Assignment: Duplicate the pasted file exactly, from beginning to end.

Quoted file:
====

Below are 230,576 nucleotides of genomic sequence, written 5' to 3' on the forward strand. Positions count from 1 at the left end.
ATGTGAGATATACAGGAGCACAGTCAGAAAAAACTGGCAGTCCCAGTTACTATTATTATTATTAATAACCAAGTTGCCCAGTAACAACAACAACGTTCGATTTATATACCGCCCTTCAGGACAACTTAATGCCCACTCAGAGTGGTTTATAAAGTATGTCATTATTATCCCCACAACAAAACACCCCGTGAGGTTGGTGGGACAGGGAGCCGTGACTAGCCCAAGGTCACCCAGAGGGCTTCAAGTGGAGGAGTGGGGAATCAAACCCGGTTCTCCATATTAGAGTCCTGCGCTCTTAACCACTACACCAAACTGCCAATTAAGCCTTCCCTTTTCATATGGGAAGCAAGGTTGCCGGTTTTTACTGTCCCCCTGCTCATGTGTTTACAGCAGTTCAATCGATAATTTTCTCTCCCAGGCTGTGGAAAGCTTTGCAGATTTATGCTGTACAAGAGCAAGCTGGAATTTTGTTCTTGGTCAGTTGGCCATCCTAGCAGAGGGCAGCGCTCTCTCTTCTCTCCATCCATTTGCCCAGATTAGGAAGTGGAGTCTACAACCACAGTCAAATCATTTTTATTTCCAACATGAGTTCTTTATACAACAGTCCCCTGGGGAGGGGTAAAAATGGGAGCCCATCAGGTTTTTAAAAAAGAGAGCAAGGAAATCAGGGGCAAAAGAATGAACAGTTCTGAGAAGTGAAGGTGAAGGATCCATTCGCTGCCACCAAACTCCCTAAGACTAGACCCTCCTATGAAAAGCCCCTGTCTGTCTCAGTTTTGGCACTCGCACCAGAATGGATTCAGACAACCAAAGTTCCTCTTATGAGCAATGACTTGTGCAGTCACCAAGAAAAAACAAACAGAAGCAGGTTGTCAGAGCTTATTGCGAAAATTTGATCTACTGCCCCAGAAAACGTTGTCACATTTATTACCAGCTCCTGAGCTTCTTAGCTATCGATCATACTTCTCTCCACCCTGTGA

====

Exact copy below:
Below are 230,576 nucleotides of genomic sequence, written 5' to 3' on the forward strand. Positions count from 1 at the left end.
ATGTGAGATATACAGGAGCACAGTCAGAAAAAACTGGCAGTCCCAGTTACTATTATTATTATTAATAACCAAGTTGCCCAGTAACAACAACAACGTTCGATTTATATACCGCCCTTCAGGACAACTTAATGCCCACTCAGAGTGGTTTATAAAGTATGTCATTATTATCCCCACAACAAAACACCCCGTGAGGTTGGTGGGACAGGGAGCCGTGACTAGCCCAAGGTCACCCAGAGGGCTTCAAGTGGAGGAGTGGGGAATCAAACCCGGTTCTCCATATTAGAGTCCTGCGCTCTTAACCACTACACCAAACTGCCAATTAAGCCTTCCCTTTTCATATGGGAAGCAAGGTTGCCGGTTTTTACTGTCCCCCTGCTCATGTGTTTACAGCAGTTCAATCGATAATTTTCTCTCCCAGGCTGTGGAAAGCTTTGCAGATTTATGCTGTACAAGAGCAAGCTGGAATTTTGTTCTTGGTCAGTTGGCCATCCTAGCAGAGGGCAGCGCTCTCTCTTCTCTCCATCCATTTGCCCAGATTAGGAAGTGGAGTCTACAACCACAGTCAAATCATTTTTATTTCCAACATGAGTTCTTTATACAACAGTCCCCTGGGGAGGGGTAAAAATGGGAGCCCATCAGGTTTTTAAAAAAGAGAGCAAGGAAATCAGGGGCAAAAGAATGAACAGTTCTGAGAAGTGAAGGTGAAGGATCCATTCGCTGCCACCAAACTCCCTAAGACTAGACCCTCCTATGAAAAGCCCCTGTCTGTCTCAGTTTTGGCACTCGCACCAGAATGGATTCAGACAACCAAAGTTCCTCTTATGAGCAATGACTTGTGCAGTCACCAAGAAAAAACAAACAGAAGCAGGTTGTCAGAGCTTATTGCGAAAATTTGATCTACTGCCCCAGAAAACGTTGTCACATTTATTACCAGCTCCTGAGCTTCTTAGCTATCGATCATACTTCTCTCCACCCTGTGA